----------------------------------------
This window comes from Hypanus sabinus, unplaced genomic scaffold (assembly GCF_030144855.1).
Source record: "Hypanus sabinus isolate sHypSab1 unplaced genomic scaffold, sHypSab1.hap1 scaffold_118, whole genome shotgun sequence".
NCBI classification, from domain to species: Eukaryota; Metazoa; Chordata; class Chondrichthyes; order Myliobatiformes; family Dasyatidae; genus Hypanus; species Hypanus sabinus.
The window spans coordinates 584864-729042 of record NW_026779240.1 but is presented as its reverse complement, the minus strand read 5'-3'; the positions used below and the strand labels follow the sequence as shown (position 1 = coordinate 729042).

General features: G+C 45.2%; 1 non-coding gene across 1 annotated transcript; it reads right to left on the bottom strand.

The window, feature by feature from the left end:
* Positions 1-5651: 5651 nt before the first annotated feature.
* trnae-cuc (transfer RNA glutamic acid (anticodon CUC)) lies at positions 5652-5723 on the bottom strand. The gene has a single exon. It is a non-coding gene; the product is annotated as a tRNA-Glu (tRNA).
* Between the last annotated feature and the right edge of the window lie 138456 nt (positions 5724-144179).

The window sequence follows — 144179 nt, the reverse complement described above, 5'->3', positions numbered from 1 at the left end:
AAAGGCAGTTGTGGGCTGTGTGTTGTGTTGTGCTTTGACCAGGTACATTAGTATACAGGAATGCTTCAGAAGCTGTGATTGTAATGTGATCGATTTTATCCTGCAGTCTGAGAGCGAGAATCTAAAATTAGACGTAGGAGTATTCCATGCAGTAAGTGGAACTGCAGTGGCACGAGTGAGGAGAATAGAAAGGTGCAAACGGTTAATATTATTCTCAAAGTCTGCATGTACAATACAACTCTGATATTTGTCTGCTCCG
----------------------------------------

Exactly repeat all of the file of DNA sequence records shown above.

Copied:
This window comes from Hypanus sabinus, unplaced genomic scaffold (assembly GCF_030144855.1).
Source record: "Hypanus sabinus isolate sHypSab1 unplaced genomic scaffold, sHypSab1.hap1 scaffold_118, whole genome shotgun sequence".
NCBI classification, from domain to species: Eukaryota; Metazoa; Chordata; class Chondrichthyes; order Myliobatiformes; family Dasyatidae; genus Hypanus; species Hypanus sabinus.
The window spans coordinates 584864-729042 of record NW_026779240.1 but is presented as its reverse complement, the minus strand read 5'-3'; the positions used below and the strand labels follow the sequence as shown (position 1 = coordinate 729042).

General features: G+C 45.2%; 1 non-coding gene across 1 annotated transcript; it reads right to left on the bottom strand.

The window, feature by feature from the left end:
* Positions 1-5651: 5651 nt before the first annotated feature.
* trnae-cuc (transfer RNA glutamic acid (anticodon CUC)) lies at positions 5652-5723 on the bottom strand. The gene has a single exon. It is a non-coding gene; the product is annotated as a tRNA-Glu (tRNA).
* Between the last annotated feature and the right edge of the window lie 138456 nt (positions 5724-144179).

The window sequence follows — 144179 nt, the reverse complement described above, 5'->3', positions numbered from 1 at the left end:
AAAGGCAGTTGTGGGCTGTGTGTTGTGTTGTGCTTTGACCAGGTACATTAGTATACAGGAATGCTTCAGAAGCTGTGATTGTAATGTGATCGATTTTATCCTGCAGTCTGAGAGCGAGAATCTAAAATTAGACGTAGGAGTATTCCATGCAGTAAGTGGAACTGCAGTGGCACGAGTGAGGAGAATAGAAAGGTGCAAACGGTTAATATTATTCTCAAAGTCTGCATGTACAATACAACTCTGATATTTGTCTGCTCCG